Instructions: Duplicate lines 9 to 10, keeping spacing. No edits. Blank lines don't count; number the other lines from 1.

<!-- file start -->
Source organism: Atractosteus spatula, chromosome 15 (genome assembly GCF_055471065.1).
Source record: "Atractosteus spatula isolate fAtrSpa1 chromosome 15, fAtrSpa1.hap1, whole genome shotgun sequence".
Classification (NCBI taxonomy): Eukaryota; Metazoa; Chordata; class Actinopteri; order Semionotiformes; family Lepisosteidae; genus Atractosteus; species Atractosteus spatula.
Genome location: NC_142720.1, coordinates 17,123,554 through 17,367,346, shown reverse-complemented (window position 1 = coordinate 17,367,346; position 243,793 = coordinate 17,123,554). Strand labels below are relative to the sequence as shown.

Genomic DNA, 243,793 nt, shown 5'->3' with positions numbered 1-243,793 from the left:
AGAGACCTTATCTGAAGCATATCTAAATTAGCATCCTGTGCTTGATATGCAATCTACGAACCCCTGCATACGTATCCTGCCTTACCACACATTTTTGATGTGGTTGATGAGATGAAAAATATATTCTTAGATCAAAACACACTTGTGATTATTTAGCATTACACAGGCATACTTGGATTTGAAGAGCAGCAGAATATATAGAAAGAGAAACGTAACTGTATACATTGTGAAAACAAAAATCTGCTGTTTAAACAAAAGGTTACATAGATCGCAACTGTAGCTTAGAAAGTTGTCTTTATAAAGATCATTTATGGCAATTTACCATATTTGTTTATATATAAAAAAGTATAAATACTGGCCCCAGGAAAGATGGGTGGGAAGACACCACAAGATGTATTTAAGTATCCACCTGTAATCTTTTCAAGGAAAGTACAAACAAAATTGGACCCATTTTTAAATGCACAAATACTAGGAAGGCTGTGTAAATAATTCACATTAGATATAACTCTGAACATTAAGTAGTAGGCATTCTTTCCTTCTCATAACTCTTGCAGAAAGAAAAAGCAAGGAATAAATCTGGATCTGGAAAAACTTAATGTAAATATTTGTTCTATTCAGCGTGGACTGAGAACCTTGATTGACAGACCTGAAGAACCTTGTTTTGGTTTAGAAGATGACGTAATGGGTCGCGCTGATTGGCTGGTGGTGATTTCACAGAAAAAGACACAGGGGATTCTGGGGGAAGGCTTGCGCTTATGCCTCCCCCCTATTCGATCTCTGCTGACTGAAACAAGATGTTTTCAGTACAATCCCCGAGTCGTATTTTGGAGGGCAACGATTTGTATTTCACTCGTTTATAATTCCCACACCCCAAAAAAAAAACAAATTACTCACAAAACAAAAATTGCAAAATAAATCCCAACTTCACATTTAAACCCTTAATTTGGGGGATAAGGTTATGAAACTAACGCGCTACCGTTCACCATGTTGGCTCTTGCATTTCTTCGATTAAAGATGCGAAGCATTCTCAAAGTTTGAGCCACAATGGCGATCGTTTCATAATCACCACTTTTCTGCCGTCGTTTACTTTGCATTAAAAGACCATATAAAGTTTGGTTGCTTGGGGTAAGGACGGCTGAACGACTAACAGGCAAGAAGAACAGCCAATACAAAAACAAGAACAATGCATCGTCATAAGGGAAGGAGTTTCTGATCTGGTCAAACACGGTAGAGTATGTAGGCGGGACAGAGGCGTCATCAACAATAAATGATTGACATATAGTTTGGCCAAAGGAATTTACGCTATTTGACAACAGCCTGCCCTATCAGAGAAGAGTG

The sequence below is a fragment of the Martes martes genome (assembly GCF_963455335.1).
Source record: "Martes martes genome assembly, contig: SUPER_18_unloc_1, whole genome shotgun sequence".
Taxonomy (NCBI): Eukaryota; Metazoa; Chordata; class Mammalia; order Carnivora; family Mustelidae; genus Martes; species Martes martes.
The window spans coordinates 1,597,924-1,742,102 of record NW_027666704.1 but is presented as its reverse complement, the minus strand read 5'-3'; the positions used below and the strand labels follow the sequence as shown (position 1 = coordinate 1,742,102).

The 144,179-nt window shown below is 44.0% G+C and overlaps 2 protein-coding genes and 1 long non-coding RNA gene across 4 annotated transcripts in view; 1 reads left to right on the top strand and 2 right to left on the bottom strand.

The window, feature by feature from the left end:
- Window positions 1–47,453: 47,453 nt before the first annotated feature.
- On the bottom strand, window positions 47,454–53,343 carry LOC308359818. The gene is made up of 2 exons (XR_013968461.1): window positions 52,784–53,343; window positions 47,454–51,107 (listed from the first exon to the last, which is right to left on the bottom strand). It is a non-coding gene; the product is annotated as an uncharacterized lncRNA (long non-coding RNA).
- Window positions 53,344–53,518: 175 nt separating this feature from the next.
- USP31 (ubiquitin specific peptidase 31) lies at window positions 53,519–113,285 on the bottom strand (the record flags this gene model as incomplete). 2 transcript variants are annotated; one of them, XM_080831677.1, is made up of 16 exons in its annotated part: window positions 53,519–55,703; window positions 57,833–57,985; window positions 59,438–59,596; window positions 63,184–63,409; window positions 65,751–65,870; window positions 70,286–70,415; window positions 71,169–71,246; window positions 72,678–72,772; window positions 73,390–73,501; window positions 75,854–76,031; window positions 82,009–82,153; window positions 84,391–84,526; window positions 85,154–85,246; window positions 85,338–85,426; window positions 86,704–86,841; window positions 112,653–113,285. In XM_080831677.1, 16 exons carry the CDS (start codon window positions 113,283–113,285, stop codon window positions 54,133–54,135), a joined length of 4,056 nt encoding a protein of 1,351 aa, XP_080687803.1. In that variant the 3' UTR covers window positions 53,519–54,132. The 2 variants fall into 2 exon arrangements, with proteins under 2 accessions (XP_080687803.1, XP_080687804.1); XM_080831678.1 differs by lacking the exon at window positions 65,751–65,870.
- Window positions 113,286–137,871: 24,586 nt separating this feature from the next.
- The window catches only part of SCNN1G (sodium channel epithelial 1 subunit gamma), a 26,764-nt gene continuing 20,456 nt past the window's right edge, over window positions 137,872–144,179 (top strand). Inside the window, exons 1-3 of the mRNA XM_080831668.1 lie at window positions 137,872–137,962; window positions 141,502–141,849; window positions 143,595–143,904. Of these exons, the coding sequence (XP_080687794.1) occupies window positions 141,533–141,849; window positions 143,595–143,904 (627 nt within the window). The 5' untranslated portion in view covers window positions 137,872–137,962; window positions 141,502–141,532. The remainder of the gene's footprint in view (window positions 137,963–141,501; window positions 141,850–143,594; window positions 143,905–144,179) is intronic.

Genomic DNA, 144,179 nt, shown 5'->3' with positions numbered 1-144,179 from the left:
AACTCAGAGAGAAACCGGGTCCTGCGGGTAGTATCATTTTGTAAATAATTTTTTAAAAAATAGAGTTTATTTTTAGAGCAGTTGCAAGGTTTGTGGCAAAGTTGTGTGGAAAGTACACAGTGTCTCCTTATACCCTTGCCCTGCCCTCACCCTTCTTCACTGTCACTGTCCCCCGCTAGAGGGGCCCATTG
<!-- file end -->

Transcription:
Taxonomy (NCBI): Eukaryota; Metazoa; Chordata; class Mammalia; order Carnivora; family Mustelidae; genus Martes; species Martes martes.
The window spans coordinates 1,597,924-1,742,102 of record NW_027666704.1 but is presented as its reverse complement, the minus strand read 5'-3'; the positions used below and the strand labels follow the sequence as shown (position 1 = coordinate 1,742,102).